In his article in Paper Money Tremmel summarizes the contents of the five Thian albums: Book 768: Obsolete Bank Notes, Miscellaneous Bank Notes 1838-1864, 200 pages. Contents: 200 notes, most of which are prewar or early war years.
Book 769: CSA Note Index (Working Album), Confederate Notes with Descriptions of Emblems 1861-64, 145 pages. Contents: 159 notes; 104 genuine, 55 counterfeit. This album contains the extremely rare CT-35 Indian Princess counterfeit. In the back of this album are Thian’s tables summarizing quantities, series and dates of the various CSA issues. This information was probably compiled in preparation of the data presented in his Register of the Confederate Debt.
Book 770: Confederate Notes & Bonds (Master Album), Notes and Bonds 1861-1865, 646 pages. Contents: 2,889 CSA notes, 88 state and local notes, six private issues and 171 bonds, stocks and miscellaneous material. This huge album has sections on counterfeits, note sheets, autographs of note signers, bonds, stocks and checks, oddities, etc.
Book 771: CSA Treasury Bonds 1861-1864, 216 pages. Contents: 287 Confederate and Southern State bonds, stock certificates and checks.
Unnumbered Portfolio: CSA Note Signers, Male and Female Signatures, 23 pages. Contents: 176 notes that present autograph specimens of the Treasury note signers.(9)
In 1944 Louisiana State University Press published posthumously University of Texas Professor Charles W. Ramsdell’s (April 4, 1877-July 3, 1942) breakthrough volume presenting the context in which the CSA notes were issued, used and depreciated in his Behind the Lines in the Southern Confederacy. Ramsdell(10) examined the home front away from the battlefield, and foreshadowing the work of Dr. Douglas Ball found that the internal economic weaknesses doomed the ability of the Confederacy to wage its war of separation from the Union successfully. Ramsdell’s book culminated his decades of scholarly publication on non-military aspects of Southern life in scholarly journals. Today more than 65 years later, his cogent arguments mark his book as a classic that has been frequently reissued to keep it in print.
Imitation is Sincerest Flattery
The acceptance and success of Bradbeer’s book with the collecting community was pervasive. Because the field continued to grow, 30 years after it was first issued, it had become almost impossible to find a copy, so it was reprinted in a very large edition by Chicago dealer R. Green (1945, 1,000 copies). “R. Green” was Chicago dealer Charles Elmore Green’s wife Ruth Scrivner Green, under whose first initial he conducted his business pseudo-nonymously for many years. Bradbeer, himself, about whom we wrote here extensively in Chapter 96, is something of a cypher. Born in Coburg, Canada on June 22, 1855, he was married and had three children before dying in Chicago on June 20, 1927, just two days short of his 72nd birthday. Aside from his monumental 1915 opus published on the 50th anniversary of the war’s end, Confederate and Southern State Currency: Historical and Financial Data, Biographical Sketches, Descriptions with Illustrations, Mt. Vernon, N.Y.: privately printed by the author, 165 N. Fulton Avenue, 1915, 162 pages with halftone illustrations within the text, Bradbeer did not leave a heavy footprint on the hobby.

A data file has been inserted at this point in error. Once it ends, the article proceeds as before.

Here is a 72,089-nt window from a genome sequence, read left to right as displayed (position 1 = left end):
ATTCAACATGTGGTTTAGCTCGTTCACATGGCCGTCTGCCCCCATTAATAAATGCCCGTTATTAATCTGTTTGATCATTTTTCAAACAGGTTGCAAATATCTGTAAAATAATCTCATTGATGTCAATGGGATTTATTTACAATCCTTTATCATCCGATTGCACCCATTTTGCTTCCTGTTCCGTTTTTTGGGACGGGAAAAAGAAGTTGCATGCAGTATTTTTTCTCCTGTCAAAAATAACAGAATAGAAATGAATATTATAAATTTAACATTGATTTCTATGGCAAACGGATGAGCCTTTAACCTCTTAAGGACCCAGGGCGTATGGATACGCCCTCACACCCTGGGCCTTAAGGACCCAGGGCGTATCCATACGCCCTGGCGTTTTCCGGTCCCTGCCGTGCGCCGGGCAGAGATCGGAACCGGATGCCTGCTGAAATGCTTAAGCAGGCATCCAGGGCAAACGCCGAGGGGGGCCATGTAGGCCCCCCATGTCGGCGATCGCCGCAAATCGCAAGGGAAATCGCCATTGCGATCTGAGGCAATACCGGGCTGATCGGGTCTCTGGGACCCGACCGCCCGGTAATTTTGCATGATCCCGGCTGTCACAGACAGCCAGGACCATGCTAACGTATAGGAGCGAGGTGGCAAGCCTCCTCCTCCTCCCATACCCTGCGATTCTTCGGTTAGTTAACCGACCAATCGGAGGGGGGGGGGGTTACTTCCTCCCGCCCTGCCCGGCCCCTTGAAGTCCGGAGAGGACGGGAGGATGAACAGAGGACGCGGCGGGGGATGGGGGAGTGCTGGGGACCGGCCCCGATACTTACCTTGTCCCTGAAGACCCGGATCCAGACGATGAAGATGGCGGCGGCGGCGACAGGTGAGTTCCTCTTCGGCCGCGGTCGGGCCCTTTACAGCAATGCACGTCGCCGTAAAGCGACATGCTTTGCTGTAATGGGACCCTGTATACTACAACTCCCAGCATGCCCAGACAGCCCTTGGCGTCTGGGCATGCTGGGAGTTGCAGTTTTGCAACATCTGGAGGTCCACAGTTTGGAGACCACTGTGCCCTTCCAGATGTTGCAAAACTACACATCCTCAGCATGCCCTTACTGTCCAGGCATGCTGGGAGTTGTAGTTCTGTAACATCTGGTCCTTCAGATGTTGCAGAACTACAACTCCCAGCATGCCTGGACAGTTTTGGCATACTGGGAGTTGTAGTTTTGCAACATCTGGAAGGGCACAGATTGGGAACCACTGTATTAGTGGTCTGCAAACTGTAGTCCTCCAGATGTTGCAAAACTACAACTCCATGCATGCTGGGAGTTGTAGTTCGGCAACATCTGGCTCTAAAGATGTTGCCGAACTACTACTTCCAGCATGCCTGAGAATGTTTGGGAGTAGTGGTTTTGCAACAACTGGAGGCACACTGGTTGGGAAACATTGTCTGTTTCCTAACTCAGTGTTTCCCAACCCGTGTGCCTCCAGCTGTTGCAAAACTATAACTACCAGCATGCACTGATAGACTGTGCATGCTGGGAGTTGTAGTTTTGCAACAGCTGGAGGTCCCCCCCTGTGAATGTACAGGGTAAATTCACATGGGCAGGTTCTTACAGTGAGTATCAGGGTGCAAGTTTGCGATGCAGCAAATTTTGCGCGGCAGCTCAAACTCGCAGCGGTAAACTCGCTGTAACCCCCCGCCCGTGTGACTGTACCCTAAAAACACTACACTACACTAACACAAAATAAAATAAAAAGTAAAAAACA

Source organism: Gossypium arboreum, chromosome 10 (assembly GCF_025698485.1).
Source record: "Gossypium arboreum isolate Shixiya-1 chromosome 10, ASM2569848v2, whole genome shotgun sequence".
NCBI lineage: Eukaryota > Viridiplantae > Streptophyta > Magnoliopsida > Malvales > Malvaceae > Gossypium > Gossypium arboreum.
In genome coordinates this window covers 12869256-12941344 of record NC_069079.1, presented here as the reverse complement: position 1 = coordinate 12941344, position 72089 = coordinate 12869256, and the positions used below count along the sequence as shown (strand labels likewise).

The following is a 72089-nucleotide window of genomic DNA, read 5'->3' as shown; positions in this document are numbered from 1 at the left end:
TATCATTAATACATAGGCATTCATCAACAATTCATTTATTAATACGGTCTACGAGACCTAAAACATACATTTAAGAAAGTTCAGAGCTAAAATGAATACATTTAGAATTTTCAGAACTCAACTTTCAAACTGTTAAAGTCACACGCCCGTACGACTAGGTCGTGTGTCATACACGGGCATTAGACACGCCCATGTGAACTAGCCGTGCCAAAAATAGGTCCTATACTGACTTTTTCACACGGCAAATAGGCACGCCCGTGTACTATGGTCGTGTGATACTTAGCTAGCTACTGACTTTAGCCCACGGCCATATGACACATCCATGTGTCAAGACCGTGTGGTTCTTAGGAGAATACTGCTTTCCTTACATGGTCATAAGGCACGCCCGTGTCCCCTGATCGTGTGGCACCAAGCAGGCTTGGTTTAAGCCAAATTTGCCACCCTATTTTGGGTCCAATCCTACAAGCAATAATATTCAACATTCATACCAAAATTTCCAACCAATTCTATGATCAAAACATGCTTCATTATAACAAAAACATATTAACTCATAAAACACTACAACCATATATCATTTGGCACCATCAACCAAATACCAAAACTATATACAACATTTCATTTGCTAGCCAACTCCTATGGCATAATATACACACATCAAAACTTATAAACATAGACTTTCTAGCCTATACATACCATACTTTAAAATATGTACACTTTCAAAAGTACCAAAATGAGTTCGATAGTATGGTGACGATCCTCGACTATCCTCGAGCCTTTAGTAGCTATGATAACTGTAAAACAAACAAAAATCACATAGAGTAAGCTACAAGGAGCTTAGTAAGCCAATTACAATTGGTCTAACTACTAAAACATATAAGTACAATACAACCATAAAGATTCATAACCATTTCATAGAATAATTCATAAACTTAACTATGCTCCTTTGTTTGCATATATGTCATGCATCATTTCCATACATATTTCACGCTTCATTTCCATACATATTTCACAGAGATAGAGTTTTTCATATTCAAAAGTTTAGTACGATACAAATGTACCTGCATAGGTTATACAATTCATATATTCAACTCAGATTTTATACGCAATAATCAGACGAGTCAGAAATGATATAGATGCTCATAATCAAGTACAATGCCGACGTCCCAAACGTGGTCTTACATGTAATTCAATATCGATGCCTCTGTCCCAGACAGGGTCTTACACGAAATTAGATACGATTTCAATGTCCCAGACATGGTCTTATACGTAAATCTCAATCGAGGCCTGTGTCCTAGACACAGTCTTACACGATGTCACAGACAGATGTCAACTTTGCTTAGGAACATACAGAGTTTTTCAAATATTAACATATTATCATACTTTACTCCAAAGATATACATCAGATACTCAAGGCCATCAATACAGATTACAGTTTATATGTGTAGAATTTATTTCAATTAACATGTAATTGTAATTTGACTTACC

I can’t prove the next contention, but I have always felt that Charles E. Green pirated Bradbeer’s book. This will not be a popular contention, nor make this writer any friends in the numismatic hobby today, especially in this day and age of indiscriminately reproducing and distributing copies of in-copyright works, but I have long felt that those who badmouth Grover Criswell for ripping off the Bradbeer system - and there are many who do - do a particular injustice to the history of CSA note collecting.(11)
I’ll explain. Under the terms of the copyright act of Feb. 3, 1831, the first term of copyright for an original work such as Bradbeer’s book was fixed at 28 years from date of publication, with the privilege of renewal for another 14 years. The Act of July 1, 1909, extended the renewal period from 14 to 28 additional years.(12) This meant that Bradbeer’s book came due for copyright renewal in 1943, and the copyright owner could renew it for another 28 years, i.e., until 1971. However, with Bradbeer long dead, his copyright to his CSA book was allowed to expire in 1943. Bradbeer’s wife Lydia Jane Corbett had predeceased him, passing away March 16, 1916, at Mt. Vernon, N.Y. His legatees, Helen born in 1888, Evelyn born in 1889 and Myron West Bradbeer born in 1893 (all three of whom were still living), failed to renew his copyright, so Bradbeer’s book became available in the public domain at that time.